MSF Calls for Greek Refugee Camps to Be 'Evacuated Immediately' Amid Coronavirus Outbreak

Médecins Sans Frontières (MSF) is calling on Greek officials to evacuate the country's overcrowded island refugee camps amid the coronavirus outbreak, with experts warning that the lives of migrants, asylum seekers and refugees are being put at risk.

Speaking with Newsweek on Friday, Apostolos Veizis, the director of MSF's medical operational support unit in Greece, said the country's island refugee camps, which have struggled with severe overcrowding and poor access to sanitation and medical care for years, are the perfect places for the coronavirus outbreak "to become catastrophic."

Across five of Greece's islands, Lesbos, Chios, Samos, Kos and Leros, camps designed to collectively hold just under 6,200 people currently have a total of 42,000 migrants, asylum seekers and refugees forced to live on their grounds.

With limited access to sanitation, clean water and health services, Veizis said the already-desperate situation could become a disaster were the coronavirus disease to spread to island camps.

Currently, there have been no cases of COVID-19 identified across Greek island refugee camps. However, the recent confirmation of a case among a local resident of Lesbos, where the overcrowded Moria refugee camp is based, has raised concerns over what might happen if the virus were to spread to Greece's overcrowded camps.

Many migrants, asylum seekers and refugees, Veizis said, already struggle with chronic health conditions, as well as weakened immune systems. Meanwhile, there are thousands of children and pregnant mothers living at the overcrowded camps.

With little access to sanitation or medical assistance, the outbreak of a disease like coronavirus could end in devastation for some of the world's most vulnerable, with many asylum seekers and refugees fleeing violence and persecution in their home countries.

"In the case of a coronavirus outbreak, it would be quite difficult to manage," Veizis said.

"All of us are sharing messages using social media or the radio for people to stay at home," he said, but, when you are a migrant or asylum seeker living at an overcrowded camp, "which home" are you supposed to remain at, he questioned. "A tent? A cardboard box?"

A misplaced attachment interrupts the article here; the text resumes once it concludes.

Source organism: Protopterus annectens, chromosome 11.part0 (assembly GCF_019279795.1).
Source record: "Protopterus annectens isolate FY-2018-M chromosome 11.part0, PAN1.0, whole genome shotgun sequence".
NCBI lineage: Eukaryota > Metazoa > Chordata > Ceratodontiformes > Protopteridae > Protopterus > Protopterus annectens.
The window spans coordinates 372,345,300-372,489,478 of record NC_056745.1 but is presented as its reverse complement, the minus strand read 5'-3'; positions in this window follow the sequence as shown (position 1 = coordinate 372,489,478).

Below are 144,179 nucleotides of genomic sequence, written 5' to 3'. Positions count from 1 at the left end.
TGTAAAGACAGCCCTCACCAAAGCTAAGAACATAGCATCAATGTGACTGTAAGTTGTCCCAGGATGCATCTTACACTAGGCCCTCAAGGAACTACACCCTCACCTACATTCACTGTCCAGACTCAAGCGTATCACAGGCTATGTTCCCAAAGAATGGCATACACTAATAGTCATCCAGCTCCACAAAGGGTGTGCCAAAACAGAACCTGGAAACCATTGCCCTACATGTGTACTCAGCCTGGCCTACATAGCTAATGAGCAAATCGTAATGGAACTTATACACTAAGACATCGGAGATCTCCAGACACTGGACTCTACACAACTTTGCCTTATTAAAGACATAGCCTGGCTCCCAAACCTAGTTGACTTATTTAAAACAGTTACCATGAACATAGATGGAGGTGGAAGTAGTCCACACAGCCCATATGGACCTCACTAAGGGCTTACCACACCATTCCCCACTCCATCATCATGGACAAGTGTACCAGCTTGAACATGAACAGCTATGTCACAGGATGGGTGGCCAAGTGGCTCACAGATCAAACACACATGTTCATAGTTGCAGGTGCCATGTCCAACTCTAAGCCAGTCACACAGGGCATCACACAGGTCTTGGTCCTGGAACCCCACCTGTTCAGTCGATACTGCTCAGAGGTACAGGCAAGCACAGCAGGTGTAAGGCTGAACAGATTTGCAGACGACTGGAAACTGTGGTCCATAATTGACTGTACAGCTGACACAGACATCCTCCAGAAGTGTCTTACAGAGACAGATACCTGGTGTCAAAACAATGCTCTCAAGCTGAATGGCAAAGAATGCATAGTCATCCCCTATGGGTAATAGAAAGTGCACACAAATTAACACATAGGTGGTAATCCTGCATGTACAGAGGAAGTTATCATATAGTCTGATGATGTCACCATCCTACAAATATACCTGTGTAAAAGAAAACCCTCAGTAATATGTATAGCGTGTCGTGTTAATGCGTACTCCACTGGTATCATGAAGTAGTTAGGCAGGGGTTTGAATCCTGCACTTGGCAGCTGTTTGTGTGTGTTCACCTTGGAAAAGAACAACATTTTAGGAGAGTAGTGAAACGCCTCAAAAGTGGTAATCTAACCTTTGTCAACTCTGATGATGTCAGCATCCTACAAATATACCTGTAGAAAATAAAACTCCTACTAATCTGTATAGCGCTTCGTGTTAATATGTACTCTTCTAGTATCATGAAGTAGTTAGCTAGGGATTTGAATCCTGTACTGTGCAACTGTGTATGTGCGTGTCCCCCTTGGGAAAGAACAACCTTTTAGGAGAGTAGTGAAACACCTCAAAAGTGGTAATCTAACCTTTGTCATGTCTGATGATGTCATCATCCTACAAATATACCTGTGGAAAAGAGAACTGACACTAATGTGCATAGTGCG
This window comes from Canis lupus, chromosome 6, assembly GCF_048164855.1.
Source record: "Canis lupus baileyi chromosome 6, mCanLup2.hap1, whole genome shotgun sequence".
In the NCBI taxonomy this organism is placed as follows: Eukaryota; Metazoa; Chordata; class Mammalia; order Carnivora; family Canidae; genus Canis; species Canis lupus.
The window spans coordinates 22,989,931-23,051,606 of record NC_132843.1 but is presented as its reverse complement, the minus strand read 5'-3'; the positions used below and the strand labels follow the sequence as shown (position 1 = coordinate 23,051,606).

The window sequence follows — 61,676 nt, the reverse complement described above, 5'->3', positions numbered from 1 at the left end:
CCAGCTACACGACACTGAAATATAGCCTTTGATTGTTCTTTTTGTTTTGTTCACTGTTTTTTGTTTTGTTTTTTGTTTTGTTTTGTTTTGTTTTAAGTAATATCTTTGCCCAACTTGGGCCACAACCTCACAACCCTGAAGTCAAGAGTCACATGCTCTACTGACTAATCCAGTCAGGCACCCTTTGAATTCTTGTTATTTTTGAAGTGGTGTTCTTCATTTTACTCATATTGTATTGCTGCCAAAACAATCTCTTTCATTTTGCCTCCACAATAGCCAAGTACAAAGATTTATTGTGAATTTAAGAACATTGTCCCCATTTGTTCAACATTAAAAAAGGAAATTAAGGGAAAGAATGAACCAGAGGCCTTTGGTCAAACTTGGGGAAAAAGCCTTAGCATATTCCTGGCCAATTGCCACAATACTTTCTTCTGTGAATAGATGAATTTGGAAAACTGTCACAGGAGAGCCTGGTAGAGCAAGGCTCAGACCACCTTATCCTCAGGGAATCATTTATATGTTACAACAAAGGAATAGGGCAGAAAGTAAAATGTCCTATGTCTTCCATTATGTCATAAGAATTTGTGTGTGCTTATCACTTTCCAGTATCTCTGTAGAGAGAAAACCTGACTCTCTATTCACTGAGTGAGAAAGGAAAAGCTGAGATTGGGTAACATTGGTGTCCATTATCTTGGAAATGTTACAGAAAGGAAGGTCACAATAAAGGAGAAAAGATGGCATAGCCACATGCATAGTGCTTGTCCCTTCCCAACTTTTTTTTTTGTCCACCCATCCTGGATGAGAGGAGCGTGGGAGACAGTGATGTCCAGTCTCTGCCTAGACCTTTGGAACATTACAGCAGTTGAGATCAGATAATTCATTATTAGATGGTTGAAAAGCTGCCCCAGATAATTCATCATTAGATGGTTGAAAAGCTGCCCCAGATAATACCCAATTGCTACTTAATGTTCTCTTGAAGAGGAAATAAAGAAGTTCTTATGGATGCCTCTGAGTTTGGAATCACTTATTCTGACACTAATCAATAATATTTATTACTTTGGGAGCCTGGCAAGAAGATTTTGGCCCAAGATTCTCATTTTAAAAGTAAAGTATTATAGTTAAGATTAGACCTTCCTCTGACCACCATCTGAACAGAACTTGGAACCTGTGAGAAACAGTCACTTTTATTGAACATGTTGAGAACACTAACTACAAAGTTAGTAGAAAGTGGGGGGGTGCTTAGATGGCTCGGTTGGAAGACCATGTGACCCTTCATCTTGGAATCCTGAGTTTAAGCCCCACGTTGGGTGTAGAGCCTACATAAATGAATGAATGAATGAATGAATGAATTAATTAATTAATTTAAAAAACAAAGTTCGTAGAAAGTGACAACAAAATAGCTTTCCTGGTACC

"We say to 'wash your hands' but how do you wash your hands when there's no access to water and soap or when it's limited?" Veizis asked.

"In some parts of Moria camp there is just one water tap for every 1,300 people and no soap available," Dr. Hilde Vochten, MSF's medical coordinator in Greece, said in a separate statement shared with Newsweek.

"Families of five or six have to sleep in spaces of no more than three square meters," Vochten said. "This means that recommended measures such as frequent hand washing and social distancing to prevent the spread of the virus are just impossible."

Camp residents wear surgical masks to protect from coronavirus on March 12, 2020 in Mytilene, Greece. Guy Smallman/Getty

Instead of keeping migrants, asylum seekers and refugees at camps, the MSF medical operations chief said the organization was advising the government to relocate those living at overcrowded camps to facilities across the islands and on the mainland.

MSF has also said that health authorities should be implementing a plan that includes measures to prevent infection and control the spread of disease, including the rapid identification of cases and treatment of severe and critical cases.

Instead, Vochten said, "we have not seen a credible emergency plan to protect and treat people living there in case of an outbreak."

"We are in contact with the National Public Health Organization in order to coordinate actions, including health information and case management for local residents and asylum seekers alike," Vochten said. "But we need to be realistic: It would be impossible to contain an outbreak in such camp settings in Lesbos, Chios, Samos, Leros, and Kos."

Currently, there have been just 133 cases of coronavirus confirmed in Greece, with one of those resulting in death, according to an online tracker maintained by Johns Hopkins University. Worldwide, there have been nearly 137,000 cases confirmed, with 5,058 resulting in death.